"His No. 1 tool is his speed. He's as fast a guy as there is on a baseball field," Utes coach Bill Kinneberg said. "He's a really good defensive center fielder, and then the other tools are there. He's got a chance to hit, he's got a little power, he throws very well. He grades out from a professional standpoint very, very well."
Keirsey is one of Utah's most important players. His .336 batting average and 21 RBIs trail only senior Dallas Carroll for the team lead and put him among the top 15 hitters in the Pac-12. His speed has allowed him to tie for the league lead with four triples.
But there's an element of Keirsey's game that is hard to capture in a stat sheet. For instance when he made a blind, over-the-shoulder catch near the center-field wall almost at its deepest point — 420 feet — in the same series last season.
"When the ball was hit, in the back of my mind, I was like, 'DaShawn has that ball,'" fellow outfielder Josh Rose said. "He has the ability to make that play that gets the momentum on our side and changes the game for us."
Keirsey hails from San Diego, where he was a two-sport star at football powerhouse Helix High. He played on teams with Utah State senior cornerback Jalen Davis, whom he noted once beat him in a footrace, "but I would love to race him now."
He had early interest in playing wide receiver at San Jose State and Cal Poly. But while he thought his 6-foot-2, 195-pound frame might translate to football, pro baseball always would be an option at his size and speed.
Baseball was the first sport Keirsey loved as a kid, and he decided to make it his only sport as a high school senior.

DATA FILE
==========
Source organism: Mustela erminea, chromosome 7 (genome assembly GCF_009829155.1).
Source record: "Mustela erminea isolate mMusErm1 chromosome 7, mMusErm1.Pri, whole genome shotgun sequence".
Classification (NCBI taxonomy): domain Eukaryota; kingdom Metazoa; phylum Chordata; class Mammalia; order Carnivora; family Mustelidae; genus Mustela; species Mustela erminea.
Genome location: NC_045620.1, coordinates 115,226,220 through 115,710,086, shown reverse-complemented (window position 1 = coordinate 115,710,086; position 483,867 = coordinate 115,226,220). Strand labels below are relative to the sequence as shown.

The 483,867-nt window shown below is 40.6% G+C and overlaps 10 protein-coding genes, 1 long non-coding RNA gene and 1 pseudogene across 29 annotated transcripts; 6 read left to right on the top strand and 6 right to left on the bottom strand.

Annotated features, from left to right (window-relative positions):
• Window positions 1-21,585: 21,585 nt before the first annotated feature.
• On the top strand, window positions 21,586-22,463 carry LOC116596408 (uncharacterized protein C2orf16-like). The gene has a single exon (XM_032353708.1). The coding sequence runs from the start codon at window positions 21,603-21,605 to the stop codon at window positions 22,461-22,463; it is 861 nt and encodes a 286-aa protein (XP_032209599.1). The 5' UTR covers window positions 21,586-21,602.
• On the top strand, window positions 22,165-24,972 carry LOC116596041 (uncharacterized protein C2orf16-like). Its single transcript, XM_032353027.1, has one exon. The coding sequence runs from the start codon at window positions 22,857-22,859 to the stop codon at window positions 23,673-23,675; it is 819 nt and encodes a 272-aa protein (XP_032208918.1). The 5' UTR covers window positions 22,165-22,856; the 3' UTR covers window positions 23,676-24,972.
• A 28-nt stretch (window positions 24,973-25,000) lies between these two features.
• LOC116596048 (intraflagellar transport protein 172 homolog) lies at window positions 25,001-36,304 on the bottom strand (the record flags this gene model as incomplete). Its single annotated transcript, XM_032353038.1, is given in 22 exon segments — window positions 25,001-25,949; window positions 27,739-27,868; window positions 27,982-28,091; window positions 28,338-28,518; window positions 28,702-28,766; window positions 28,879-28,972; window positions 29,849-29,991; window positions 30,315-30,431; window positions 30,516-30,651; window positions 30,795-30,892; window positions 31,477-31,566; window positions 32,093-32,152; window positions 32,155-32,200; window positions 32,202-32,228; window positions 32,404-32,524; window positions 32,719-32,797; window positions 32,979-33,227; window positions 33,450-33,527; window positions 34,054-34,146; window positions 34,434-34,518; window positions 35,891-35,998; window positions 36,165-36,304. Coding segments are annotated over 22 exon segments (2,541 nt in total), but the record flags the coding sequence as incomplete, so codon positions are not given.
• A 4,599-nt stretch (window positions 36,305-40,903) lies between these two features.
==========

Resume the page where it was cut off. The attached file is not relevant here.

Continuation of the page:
"I miss football a lot," he said. "But I know I made the right decision."
Coming off a standout rookie year, expectations were soaring for Keirsey entering this season — and maybe his expectations were the highest. But while he started out hot, he hit a slight rut late in nonconference play and early in Pac-12 play as the team itself slid, losing 10 of 11 games.
His strikeouts were up, his hits and walks were down. Keirsey wasn't having more problems than anyone else on the team — far from it — but he knew he could be better. He concentrated on shortening his swing and becoming more efficient at the plate. His average had risen above .300 by the end of March and hasn't dipped below .320 this month.
"At the beginning of the year, I definitely was putting pressure on myself," he said. "Then I started worrying less about what people were thinking and it just got a little easier."
The Utes (14-17, 5-10) still are languishing in the bottom tier of the Pac-12 this week, even after a needed series win against Cal. It doesn't get any easier this week. After facing BYU at home Tuesday, Utah takes on a tough Arizona squad in Tucson. The Utes are only 5-11 on the road so far this year.
But it helps, Rose said, that he knows the man standing beside him in outfield always will give Utah a chance to win — one jaw-dropping play at a time.
"Some of the catches and some of the hits he's had in the past, it's just like, 'Wow,'" Rose said. "I hope someday I'll say, 'Hey kids, I played with that guy, and he's in the big leagues right now.'"